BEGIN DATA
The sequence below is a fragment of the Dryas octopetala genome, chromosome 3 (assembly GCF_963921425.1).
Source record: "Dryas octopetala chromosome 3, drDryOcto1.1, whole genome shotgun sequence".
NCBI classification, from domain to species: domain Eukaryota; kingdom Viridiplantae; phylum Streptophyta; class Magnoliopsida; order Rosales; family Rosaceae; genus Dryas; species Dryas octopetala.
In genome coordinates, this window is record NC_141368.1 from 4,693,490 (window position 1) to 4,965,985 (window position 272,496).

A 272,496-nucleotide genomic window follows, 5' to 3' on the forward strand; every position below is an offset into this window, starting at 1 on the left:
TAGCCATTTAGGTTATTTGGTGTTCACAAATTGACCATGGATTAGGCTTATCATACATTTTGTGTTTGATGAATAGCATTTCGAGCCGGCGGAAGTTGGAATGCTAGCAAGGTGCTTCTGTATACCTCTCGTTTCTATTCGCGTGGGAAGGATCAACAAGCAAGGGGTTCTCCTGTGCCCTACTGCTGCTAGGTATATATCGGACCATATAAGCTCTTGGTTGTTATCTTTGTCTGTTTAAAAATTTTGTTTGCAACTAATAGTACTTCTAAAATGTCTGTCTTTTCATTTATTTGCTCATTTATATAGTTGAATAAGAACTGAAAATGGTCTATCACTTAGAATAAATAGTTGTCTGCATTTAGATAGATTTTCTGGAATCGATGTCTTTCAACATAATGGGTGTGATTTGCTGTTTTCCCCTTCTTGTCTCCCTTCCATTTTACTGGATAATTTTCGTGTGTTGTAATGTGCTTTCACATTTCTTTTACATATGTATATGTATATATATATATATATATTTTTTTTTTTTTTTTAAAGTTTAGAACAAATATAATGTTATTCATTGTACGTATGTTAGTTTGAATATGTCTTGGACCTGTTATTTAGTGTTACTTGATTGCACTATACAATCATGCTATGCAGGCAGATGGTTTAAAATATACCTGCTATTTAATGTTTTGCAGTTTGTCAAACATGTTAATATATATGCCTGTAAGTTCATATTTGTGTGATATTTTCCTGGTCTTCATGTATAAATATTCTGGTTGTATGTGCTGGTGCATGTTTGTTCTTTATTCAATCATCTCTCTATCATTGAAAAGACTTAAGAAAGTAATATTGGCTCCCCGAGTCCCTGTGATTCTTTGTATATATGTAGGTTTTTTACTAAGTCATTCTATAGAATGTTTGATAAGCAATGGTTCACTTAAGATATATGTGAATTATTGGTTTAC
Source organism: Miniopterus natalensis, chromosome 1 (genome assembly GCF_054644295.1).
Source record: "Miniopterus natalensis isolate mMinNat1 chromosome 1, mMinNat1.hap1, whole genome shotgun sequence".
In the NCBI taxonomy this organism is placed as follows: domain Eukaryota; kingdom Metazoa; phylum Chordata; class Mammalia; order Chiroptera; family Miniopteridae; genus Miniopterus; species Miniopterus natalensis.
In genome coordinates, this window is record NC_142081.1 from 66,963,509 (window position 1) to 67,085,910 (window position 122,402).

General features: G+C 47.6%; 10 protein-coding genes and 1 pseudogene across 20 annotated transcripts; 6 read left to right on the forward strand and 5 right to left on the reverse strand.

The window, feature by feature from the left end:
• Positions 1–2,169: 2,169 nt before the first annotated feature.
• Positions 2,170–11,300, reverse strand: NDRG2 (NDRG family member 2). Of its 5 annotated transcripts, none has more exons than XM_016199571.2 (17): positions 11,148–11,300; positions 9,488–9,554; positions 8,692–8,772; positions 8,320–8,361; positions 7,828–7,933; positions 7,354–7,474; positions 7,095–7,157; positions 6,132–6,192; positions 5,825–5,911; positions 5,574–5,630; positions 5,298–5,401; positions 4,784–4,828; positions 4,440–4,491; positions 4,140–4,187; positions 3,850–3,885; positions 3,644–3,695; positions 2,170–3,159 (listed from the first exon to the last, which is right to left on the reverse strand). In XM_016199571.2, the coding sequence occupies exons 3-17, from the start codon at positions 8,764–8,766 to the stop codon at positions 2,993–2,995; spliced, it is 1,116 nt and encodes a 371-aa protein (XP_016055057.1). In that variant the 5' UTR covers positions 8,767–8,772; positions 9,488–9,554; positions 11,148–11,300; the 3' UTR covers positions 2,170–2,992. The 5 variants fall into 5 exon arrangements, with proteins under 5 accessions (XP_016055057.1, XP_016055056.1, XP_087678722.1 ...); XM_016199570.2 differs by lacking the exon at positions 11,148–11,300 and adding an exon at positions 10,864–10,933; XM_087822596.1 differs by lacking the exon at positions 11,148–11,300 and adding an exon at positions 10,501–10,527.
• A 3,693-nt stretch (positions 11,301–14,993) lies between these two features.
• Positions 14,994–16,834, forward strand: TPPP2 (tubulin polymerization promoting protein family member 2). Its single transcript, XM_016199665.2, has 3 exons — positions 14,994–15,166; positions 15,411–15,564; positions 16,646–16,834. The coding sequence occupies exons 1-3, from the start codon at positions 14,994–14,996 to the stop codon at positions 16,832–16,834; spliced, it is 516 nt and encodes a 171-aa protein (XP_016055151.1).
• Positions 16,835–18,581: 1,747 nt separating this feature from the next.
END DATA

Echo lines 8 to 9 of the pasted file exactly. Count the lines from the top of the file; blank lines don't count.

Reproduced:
Source record: "Miniopterus natalensis isolate mMinNat1 chromosome 1, mMinNat1.hap1, whole genome shotgun sequence".
In the NCBI taxonomy this organism is placed as follows: domain Eukaryota; kingdom Metazoa; phylum Chordata; class Mammalia; order Chiroptera; family Miniopteridae; genus Miniopterus; species Miniopterus natalensis.